As Default Risk Soars, GM Draws Down $16 Billion From Credit Lines, Suspends Guidance

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by Tyler Durden
Tuesday, Mar 24, 2020 - 08:15 AM

The credit market is pricing the odds of default for General Motors at 49% as the economic collapse triggered by COVID-19 mitigation ripples through almost every industry.

And so, like many other companies, GM is erring on the side of more cash is better and announced today it is drawing down $16 billion from its credit lines and suspending its guidance:

General Motors announced today that it intends to drawdown approximately $16.0 billion from its revolving credit facilities. This is a proactive measure to increase GM's cash position and preserve financial flexibility in light of current uncertainty in global markets resulting from the COVID-19 pandemic. The funds will supplement the company's strong cash position of approximately $15 billion to $16 billion expected at the end of March.

"We are aggressively pursuing austerity measures to preserve cash and are taking necessary steps in this changing and uncertain environment to manage our liquidity, ensure the ongoing viability of our operations and protect our customers and stakeholders," said Mary Barra, GM chairman and CEO.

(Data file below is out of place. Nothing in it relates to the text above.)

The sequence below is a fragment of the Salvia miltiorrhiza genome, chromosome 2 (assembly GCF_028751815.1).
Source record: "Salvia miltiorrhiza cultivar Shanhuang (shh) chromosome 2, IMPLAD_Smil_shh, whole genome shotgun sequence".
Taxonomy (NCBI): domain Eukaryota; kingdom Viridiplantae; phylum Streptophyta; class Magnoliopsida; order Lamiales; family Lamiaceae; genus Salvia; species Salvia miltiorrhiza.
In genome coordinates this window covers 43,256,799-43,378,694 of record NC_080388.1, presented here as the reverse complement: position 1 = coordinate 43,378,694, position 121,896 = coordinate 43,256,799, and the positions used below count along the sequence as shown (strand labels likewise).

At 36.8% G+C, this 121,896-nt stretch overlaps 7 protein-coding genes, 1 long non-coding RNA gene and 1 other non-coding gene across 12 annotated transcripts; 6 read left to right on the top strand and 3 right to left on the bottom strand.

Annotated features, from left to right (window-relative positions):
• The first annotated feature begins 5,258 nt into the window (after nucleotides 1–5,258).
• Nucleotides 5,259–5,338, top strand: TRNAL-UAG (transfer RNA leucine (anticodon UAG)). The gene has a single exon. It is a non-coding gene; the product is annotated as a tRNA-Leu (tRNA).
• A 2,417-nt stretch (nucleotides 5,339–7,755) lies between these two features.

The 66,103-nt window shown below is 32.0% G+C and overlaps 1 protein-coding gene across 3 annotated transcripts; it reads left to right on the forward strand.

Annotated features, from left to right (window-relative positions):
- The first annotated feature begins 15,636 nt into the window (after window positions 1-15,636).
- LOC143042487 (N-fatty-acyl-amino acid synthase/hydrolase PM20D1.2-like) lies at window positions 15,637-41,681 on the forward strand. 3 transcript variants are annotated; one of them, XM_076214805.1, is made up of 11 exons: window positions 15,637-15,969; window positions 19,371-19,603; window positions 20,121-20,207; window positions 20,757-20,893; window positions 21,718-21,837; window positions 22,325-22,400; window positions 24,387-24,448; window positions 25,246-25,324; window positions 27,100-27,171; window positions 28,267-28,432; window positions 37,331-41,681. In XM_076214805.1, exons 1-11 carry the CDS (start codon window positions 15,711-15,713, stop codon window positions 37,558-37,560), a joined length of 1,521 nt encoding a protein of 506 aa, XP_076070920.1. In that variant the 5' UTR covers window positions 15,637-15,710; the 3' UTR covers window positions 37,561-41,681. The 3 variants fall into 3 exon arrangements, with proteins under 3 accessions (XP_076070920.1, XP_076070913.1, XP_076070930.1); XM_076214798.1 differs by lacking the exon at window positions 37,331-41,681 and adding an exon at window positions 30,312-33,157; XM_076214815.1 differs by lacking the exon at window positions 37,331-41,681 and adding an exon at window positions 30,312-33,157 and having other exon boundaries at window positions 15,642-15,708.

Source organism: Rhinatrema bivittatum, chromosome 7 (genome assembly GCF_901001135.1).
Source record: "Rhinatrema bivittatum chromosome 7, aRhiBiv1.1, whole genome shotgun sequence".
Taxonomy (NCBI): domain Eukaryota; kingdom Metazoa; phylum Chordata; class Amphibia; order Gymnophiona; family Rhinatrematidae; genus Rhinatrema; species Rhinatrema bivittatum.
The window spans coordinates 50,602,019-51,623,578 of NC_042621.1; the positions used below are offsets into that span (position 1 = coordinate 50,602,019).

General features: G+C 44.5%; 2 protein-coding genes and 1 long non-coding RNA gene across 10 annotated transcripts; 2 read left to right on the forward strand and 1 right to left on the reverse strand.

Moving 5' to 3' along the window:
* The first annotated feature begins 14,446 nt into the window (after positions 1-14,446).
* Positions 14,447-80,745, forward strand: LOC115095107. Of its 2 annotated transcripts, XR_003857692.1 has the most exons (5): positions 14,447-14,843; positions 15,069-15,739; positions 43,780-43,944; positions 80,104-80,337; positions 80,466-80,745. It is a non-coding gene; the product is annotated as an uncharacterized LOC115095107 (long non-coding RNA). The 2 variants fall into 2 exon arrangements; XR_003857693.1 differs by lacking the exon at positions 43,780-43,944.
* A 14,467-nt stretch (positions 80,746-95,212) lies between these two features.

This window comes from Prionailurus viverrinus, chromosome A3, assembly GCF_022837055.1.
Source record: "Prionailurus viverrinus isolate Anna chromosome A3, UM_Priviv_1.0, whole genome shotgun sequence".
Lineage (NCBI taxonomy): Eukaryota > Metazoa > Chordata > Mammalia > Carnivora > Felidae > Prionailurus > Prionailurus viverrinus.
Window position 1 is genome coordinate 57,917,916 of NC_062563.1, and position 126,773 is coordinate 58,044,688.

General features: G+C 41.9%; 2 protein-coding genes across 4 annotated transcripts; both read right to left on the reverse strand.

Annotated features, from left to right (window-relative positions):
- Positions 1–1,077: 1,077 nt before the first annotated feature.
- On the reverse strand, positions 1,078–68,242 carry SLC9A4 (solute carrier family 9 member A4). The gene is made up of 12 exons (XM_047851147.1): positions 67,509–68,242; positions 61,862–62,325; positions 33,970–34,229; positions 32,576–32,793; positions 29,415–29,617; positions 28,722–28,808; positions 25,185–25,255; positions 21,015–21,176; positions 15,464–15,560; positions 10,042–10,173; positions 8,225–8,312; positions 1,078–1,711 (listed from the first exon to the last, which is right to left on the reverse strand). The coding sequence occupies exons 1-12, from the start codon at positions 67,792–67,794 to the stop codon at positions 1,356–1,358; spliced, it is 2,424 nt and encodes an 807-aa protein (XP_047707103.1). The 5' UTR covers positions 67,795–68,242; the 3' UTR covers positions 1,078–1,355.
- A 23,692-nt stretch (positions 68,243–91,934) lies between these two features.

Over the past several years, we have made necessary, strategic decisions and structural changes that have transformed the company and strengthened the business, better positioning us for downturns."

In addition, GM Financial (GMF) has strong liquidity and capitalization. GMF had $24 billion of liquidity at the end of 2019 and expects to end the first quarter with similar levels of liquidity. Its liquidity level is targeted to support at least six months of cash needs, including new originations, without access to capital markets. GMF is managing below its target leverage ratios. Additional details can be found here.

"GM Financial has prepared for times like this by maintaining a strong financial position and ready access to cash. We are confident that we will be able to navigate the challenges created by this environment without capital from GM," said Dan Berce, GM Financial president and CEO.

GM is also suspending its 2020 guidance due to uncertainty around the business impact of the COVID-19 pandemic.

It would appear The Fed's unlimited money printing (and CP backstop) and the promise of a fiscal bailout were just not enough for GM's management. The question is - will they use the credit line funds to buyback stock, retire debt, or maintain their workforce throygh this interruption?